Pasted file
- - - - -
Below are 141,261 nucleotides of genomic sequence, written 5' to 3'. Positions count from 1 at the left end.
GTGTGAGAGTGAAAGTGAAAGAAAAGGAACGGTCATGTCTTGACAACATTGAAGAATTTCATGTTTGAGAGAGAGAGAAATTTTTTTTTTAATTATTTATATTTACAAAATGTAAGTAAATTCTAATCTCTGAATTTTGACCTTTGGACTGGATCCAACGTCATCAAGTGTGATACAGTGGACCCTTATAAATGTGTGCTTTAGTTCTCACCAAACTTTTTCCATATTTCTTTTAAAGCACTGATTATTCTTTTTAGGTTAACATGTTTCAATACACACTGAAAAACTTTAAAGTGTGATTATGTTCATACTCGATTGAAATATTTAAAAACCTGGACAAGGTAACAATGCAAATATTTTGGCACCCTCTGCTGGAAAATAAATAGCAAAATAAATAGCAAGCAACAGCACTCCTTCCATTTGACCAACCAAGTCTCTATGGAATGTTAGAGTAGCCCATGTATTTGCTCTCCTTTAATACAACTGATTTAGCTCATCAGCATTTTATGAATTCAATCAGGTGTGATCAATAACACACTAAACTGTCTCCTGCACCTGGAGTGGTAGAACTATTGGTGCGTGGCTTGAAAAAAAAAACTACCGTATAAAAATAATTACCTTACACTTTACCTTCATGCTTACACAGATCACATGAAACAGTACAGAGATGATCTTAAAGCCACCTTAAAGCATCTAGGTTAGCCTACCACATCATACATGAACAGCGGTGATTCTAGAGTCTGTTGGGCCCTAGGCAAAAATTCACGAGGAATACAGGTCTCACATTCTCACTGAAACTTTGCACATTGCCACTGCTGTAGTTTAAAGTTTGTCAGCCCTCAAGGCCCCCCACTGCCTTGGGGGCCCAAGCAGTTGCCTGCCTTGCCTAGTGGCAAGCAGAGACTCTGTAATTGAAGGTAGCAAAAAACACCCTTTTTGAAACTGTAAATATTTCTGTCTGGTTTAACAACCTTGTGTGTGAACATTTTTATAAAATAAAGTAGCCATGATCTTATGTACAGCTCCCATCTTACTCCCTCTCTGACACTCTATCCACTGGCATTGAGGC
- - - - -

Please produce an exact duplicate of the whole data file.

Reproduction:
Below are 141,261 nucleotides of genomic sequence, written 5' to 3'. Positions count from 1 at the left end.
GTGTGAGAGTGAAAGTGAAAGAAAAGGAACGGTCATGTCTTGACAACATTGAAGAATTTCATGTTTGAGAGAGAGAGAAATTTTTTTTTTAATTATTTATATTTACAAAATGTAAGTAAATTCTAATCTCTGAATTTTGACCTTTGGACTGGATCCAACGTCATCAAGTGTGATACAGTGGACCCTTATAAATGTGTGCTTTAGTTCTCACCAAACTTTTTCCATATTTCTTTTAAAGCACTGATTATTCTTTTTAGGTTAACATGTTTCAATACACACTGAAAAACTTTAAAGTGTGATTATGTTCATACTCGATTGAAATATTTAAAAACCTGGACAAGGTAACAATGCAAATATTTTGGCACCCTCTGCTGGAAAATAAATAGCAAAATAAATAGCAAGCAACAGCACTCCTTCCATTTGACCAACCAAGTCTCTATGGAATGTTAGAGTAGCCCATGTATTTGCTCTCCTTTAATACAACTGATTTAGCTCATCAGCATTTTATGAATTCAATCAGGTGTGATCAATAACACACTAAACTGTCTCCTGCACCTGGAGTGGTAGAACTATTGGTGCGTGGCTTGAAAAAAAAAACTACCGTATAAAAATAATTACCTTACACTTTACCTTCATGCTTACACAGATCACATGAAACAGTACAGAGATGATCTTAAAGCCACCTTAAAGCATCTAGGTTAGCCTACCACATCATACATGAACAGCGGTGATTCTAGAGTCTGTTGGGCCCTAGGCAAAAATTCACGAGGAATACAGGTCTCACATTCTCACTGAAACTTTGCACATTGCCACTGCTGTAGTTTAAAGTTTGTCAGCCCTCAAGGCCCCCCACTGCCTTGGGGGCCCAAGCAGTTGCCTGCCTTGCCTAGTGGCAAGCAGAGACTCTGTAATTGAAGGTAGCAAAAAACACCCTTTTTGAAACTGTAAATATTTCTGTCTGGTTTAACAACCTTGTGTGTGAACATTTTTATAAAATAAAGTAGCCATGATCTTATGTACAGCTCCCATCTTACTCCCTCTCTGACACTCTATCCACTGGCATTGAGGC